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Bayern Rundfahrt
Photo ©: Schaaf

First Edition Cycling News for October 25, 2007

Edited by Sue George with assistance from Susan Westemeyer

Tour de France 2008 to start in Brest and visit Italy

By Jean-François Quénet in Paris

Contador will be looking to repeat at the 2008 Tour
Photo ©: Sirotti
(Click for larger image)

No spectacular announcement is expected at the launch of the 2008 Tour de France at lunch time on Thursday in Paris. The organizing company ASO has already given the UCI credit for working together with WADA on the new concept of the biological passport that should ensure that no cyclist will be able to undergo blood doping prior to the start of the event scheduled for July 5 in Brest.

There is also no longer a question of national teams contesting the Tour de France rather than trade teams. In fact, the only remaining controversy is about the new rule put in place by the UCI which states that all ProTour teams must be invited to take part in the Tour de France even though the race is no longer on the UCI ProTour calendar in 2008.

"We have said and said again that we have no link whatsoever with the ProTour; the UCI has accepted it, so there's no reason why we should be obliged to line up the ProTour teams," said ASO president Patrice Clerc to the Associated Press.

Therefore, the launch of the 2008 Tour de France should be mostly about the route. It's already official that it will start for the sixth time in Brittany, which is the hotbed of French cycling. It happened previously in 1952, 1964, 1974, 1985 and 1995 and those Tours all crowned great winners: Fausto Coppi, Jacques Anquetil, Eddy Merckx, Bernard Hinault and Miguel Indurain.

The town chosen for the Grand Départ is Brest, the same as in 1974. The Tour de France has never returned to the military harbour town of the extreme west of France since. For the first time in 40 years, the race will not start with a prologue, an exercise that was introduced in 1967 in Angers and only replaced by a "preface" in 1988 in La Baule. Stage one will be 170 kilometres long and it will take the riders to Plumelec and its famous uphill finish of Cadoudal, the same that saw Erik Zabel winning a stage ahead of Franck Vandenbroucke ten years ago.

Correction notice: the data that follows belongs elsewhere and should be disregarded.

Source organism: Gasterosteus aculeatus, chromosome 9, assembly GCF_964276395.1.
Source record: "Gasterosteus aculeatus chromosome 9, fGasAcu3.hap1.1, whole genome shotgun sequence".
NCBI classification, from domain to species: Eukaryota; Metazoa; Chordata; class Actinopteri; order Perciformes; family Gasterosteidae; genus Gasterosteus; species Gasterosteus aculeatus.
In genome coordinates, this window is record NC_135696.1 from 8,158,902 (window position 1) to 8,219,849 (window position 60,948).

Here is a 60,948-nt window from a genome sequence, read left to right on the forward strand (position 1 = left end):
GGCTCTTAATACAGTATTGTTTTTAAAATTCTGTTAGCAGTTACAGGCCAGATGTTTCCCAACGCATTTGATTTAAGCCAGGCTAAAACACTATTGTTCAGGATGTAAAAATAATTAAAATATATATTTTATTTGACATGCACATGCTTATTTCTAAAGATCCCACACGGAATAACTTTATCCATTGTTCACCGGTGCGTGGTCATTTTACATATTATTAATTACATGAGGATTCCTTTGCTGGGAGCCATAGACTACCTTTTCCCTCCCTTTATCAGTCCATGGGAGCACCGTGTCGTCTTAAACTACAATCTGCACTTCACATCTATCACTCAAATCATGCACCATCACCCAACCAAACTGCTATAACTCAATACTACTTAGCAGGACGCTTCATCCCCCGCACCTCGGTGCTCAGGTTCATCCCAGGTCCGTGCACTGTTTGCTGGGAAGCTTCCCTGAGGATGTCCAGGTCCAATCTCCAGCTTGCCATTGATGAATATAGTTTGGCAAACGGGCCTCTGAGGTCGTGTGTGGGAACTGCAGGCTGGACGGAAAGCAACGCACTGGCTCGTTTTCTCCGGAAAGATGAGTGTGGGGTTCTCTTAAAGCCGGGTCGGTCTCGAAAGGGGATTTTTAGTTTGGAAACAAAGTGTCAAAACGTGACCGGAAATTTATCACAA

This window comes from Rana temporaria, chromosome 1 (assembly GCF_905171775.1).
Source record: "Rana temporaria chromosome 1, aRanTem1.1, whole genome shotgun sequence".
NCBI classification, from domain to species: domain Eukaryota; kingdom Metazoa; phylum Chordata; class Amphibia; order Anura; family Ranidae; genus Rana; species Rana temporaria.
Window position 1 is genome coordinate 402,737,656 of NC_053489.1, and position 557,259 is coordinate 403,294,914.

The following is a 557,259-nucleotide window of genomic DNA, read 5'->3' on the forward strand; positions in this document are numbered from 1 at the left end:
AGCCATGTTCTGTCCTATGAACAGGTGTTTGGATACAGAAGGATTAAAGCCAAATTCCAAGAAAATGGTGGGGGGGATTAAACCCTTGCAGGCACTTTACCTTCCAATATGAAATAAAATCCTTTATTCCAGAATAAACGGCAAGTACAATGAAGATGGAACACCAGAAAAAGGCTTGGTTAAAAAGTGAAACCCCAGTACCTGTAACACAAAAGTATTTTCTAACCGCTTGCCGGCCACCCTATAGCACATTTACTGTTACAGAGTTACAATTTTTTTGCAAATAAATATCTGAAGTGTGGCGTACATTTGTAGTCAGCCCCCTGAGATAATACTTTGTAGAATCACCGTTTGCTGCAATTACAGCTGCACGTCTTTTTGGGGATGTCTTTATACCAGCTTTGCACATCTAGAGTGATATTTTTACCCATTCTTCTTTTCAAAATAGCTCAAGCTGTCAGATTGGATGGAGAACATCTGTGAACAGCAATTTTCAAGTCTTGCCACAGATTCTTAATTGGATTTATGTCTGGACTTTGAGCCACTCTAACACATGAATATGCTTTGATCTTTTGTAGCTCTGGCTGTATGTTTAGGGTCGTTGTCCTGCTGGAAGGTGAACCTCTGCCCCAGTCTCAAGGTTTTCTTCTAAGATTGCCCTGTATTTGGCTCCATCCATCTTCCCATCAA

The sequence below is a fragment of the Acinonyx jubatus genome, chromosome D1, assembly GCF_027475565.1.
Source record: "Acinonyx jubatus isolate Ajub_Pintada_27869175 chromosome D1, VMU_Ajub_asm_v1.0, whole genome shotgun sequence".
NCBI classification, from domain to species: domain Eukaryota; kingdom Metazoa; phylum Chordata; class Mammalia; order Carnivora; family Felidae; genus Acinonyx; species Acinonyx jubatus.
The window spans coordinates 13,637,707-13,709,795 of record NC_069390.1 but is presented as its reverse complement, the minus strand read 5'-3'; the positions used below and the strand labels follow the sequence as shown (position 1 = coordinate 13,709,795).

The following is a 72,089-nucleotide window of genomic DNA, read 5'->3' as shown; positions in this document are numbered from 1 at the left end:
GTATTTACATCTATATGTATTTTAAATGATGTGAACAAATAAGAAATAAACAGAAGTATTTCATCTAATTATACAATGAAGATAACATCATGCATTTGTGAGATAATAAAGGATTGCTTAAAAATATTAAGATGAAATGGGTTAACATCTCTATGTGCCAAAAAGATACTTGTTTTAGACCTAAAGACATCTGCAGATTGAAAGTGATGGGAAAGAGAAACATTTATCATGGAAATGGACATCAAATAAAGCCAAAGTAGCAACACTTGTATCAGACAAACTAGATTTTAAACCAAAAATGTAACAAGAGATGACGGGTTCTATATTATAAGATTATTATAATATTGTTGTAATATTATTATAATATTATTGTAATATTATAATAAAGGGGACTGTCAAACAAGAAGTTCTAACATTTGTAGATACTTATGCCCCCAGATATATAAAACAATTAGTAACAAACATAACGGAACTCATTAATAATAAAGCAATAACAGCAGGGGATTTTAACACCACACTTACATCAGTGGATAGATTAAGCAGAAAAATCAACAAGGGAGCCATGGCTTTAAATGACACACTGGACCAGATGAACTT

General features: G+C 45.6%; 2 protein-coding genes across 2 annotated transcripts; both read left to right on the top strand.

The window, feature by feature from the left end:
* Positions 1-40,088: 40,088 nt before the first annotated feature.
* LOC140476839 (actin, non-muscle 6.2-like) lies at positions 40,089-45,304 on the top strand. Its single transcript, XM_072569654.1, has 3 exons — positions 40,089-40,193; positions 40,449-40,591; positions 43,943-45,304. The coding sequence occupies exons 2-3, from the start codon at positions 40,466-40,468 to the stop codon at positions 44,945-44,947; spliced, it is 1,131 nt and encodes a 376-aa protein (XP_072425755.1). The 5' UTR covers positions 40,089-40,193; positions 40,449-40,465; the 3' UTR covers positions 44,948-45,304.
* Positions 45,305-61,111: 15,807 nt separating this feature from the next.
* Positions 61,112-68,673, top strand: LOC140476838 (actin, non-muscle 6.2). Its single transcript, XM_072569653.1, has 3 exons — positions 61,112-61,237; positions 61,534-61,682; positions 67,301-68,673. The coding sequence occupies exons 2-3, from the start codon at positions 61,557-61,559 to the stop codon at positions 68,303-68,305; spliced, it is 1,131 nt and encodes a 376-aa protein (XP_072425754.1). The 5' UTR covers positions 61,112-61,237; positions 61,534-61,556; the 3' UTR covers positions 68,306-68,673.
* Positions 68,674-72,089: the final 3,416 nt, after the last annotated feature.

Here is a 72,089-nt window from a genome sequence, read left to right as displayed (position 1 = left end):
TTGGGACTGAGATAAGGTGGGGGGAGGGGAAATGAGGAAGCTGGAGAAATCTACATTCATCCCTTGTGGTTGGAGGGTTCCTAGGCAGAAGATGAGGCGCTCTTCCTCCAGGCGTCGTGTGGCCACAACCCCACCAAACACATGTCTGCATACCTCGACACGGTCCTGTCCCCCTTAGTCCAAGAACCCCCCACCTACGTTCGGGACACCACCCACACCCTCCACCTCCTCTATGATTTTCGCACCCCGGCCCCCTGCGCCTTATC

For the first time also, it's not a town but a region that is in charge of hosting the Grand Départ. That's why the race will visit the four provinces of Brittany (stage 2 from Auray to Saint-Brieuc at the same place where Filippo Pozzato won in 2004 and stage 3 starting from the historical pirate's town of Saint-Malo) before heading to Cholet (on July 8), Châteauroux (July 9), Super-Besse (July 10) and Aurillac (July 11). Those cities have already broken the news despite the secrecy requested by ASO prior to the official launch.

Stage 6 to Super-Besse will be the first mountainous one. Then the race logically heads to the Pyrénées with strong rumours locating an uphill finish in Hautacam where Bjarne Riis won a legendary stage of the 1996 Tour – something he admitted this year was achieved with doping. In the Alps, a stage finish in Pratonevoso near Sestrières in Italy prior to a rest day in Cuneo, also in the province of Piedmont, has been reported by the Italian press. It's also very likely that the Tour will return to a stage finish up L'Alpe d'Huez in 2008 and French newspaper La Nouvelle République has found out that the final time trial on July 26 will be held between Cerilly and Saint-Amand-Montrond. The Grand Tour will finish July 27.

Stay tuned to Cyclingnews for full coverage of the 2008 Tour de France launch.

Skoda renews Tour de France sponsorship

Tour de France peloton
Photo ©: Sirotti
(Click for larger image)

In a time when some non-cycling sponsors are leaving the sport in the wake of doping scandals, Czech car maker Skoda Auto renewed its sponsorship of the Tour de France for four more years until 2011 on Wednesday according to Reuters.

"Cycling is a worldwide phenomenon ... We want to be where our existing and potential customers are and, at the same time, help support this wonderful sport," said Martin Lauer, head of corporate communications in a statement.

"By this move, we want to help the organizers to clean up cycling," Skoda spokesman Jaroslav Cerny told Associated Press. "We want to support them in good as well as bad times."

Skoda started its Tour sponsorship in 2004. The deal extends to other Amaury Sport Organization (ASO) events like Paris Roubaix according to the Associated Press.